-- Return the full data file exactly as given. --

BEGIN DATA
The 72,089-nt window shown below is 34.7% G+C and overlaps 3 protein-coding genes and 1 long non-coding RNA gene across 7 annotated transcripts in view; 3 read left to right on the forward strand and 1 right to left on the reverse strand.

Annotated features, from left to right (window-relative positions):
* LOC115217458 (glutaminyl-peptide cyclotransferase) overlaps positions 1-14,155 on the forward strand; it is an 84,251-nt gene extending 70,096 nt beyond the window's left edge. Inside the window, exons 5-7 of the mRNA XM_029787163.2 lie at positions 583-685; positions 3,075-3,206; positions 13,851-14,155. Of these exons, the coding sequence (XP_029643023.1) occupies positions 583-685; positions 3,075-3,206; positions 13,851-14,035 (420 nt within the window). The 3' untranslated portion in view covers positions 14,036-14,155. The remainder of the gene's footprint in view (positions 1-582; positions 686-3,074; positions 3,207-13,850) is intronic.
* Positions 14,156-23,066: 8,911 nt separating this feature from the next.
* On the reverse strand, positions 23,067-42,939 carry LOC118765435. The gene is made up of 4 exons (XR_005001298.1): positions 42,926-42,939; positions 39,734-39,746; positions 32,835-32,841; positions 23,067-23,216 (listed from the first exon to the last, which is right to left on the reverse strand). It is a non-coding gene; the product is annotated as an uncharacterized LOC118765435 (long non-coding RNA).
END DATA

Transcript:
The 72,089-nt window shown below is 34.7% G+C and overlaps 3 protein-coding genes and 1 long non-coding RNA gene across 7 annotated transcripts in view; 3 read left to right on the forward strand and 1 right to left on the reverse strand.

Annotated features, from left to right (window-relative positions):
* LOC115217458 (glutaminyl-peptide cyclotransferase) overlaps positions 1-14,155 on the forward strand; it is an 84,251-nt gene extending 70,096 nt beyond the window's left edge. Inside the window, exons 5-7 of the mRNA XM_029787163.2 lie at positions 583-685; positions 3,075-3,206; positions 13,851-14,155. Of these exons, the coding sequence (XP_029643023.1) occupies positions 583-685; positions 3,075-3,206; positions 13,851-14,035 (420 nt within the window). The 3' untranslated portion in view covers positions 14,036-14,155. The remainder of the gene's footprint in view (positions 1-582; positions 686-3,074; positions 3,207-13,850) is intronic.
* Positions 14,156-23,066: 8,911 nt separating this feature from the next.
* On the reverse strand, positions 23,067-42,939 carry LOC118765435. The gene is made up of 4 exons (XR_005001298.1): positions 42,926-42,939; positions 39,734-39,746; positions 32,835-32,841; positions 23,067-23,216 (listed from the first exon to the last, which is right to left on the reverse strand). It is a non-coding gene; the product is annotated as an uncharacterized LOC118765435 (long non-coding RNA).